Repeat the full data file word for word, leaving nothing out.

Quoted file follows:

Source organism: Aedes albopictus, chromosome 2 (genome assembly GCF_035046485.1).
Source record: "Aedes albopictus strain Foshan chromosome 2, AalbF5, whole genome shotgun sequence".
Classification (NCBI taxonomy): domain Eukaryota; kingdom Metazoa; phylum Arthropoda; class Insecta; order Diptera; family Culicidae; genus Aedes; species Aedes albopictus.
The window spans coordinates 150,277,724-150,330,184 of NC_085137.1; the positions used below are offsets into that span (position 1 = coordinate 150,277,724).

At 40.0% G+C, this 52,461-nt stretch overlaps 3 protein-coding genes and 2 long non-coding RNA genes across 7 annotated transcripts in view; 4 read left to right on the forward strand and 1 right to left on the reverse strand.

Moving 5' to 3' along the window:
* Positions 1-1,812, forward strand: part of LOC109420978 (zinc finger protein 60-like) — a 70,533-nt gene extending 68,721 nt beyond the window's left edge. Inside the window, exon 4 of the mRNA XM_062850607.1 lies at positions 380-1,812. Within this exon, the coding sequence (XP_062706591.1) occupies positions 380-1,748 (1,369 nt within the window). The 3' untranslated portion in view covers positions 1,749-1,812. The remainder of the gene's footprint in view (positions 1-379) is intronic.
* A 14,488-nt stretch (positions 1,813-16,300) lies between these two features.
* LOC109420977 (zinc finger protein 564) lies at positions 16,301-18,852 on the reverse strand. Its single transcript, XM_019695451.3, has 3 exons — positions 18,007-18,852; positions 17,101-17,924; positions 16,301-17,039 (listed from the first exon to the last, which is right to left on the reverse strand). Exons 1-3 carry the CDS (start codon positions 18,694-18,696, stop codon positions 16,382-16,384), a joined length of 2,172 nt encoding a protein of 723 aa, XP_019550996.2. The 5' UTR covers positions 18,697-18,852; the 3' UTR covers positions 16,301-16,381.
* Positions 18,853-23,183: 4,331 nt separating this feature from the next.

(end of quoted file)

Source organism: Aedes albopictus, chromosome 2 (genome assembly GCF_035046485.1).
Source record: "Aedes albopictus strain Foshan chromosome 2, AalbF5, whole genome shotgun sequence".
Classification (NCBI taxonomy): domain Eukaryota; kingdom Metazoa; phylum Arthropoda; class Insecta; order Diptera; family Culicidae; genus Aedes; species Aedes albopictus.
The window spans coordinates 150,277,724-150,330,184 of NC_085137.1; the positions used below are offsets into that span (position 1 = coordinate 150,277,724).

At 40.0% G+C, this 52,461-nt stretch overlaps 3 protein-coding genes and 2 long non-coding RNA genes across 7 annotated transcripts in view; 4 read left to right on the forward strand and 1 right to left on the reverse strand.

Moving 5' to 3' along the window:
* Positions 1-1,812, forward strand: part of LOC109420978 (zinc finger protein 60-like) — a 70,533-nt gene extending 68,721 nt beyond the window's left edge. Inside the window, exon 4 of the mRNA XM_062850607.1 lies at positions 380-1,812. Within this exon, the coding sequence (XP_062706591.1) occupies positions 380-1,748 (1,369 nt within the window). The 3' untranslated portion in view covers positions 1,749-1,812. The remainder of the gene's footprint in view (positions 1-379) is intronic.
* A 14,488-nt stretch (positions 1,813-16,300) lies between these two features.
* LOC109420977 (zinc finger protein 564) lies at positions 16,301-18,852 on the reverse strand. Its single transcript, XM_019695451.3, has 3 exons — positions 18,007-18,852; positions 17,101-17,924; positions 16,301-17,039 (listed from the first exon to the last, which is right to left on the reverse strand). Exons 1-3 carry the CDS (start codon positions 18,694-18,696, stop codon positions 16,382-16,384), a joined length of 2,172 nt encoding a protein of 723 aa, XP_019550996.2. The 5' UTR covers positions 18,697-18,852; the 3' UTR covers positions 16,301-16,381.
* Positions 18,853-23,183: 4,331 nt separating this feature from the next.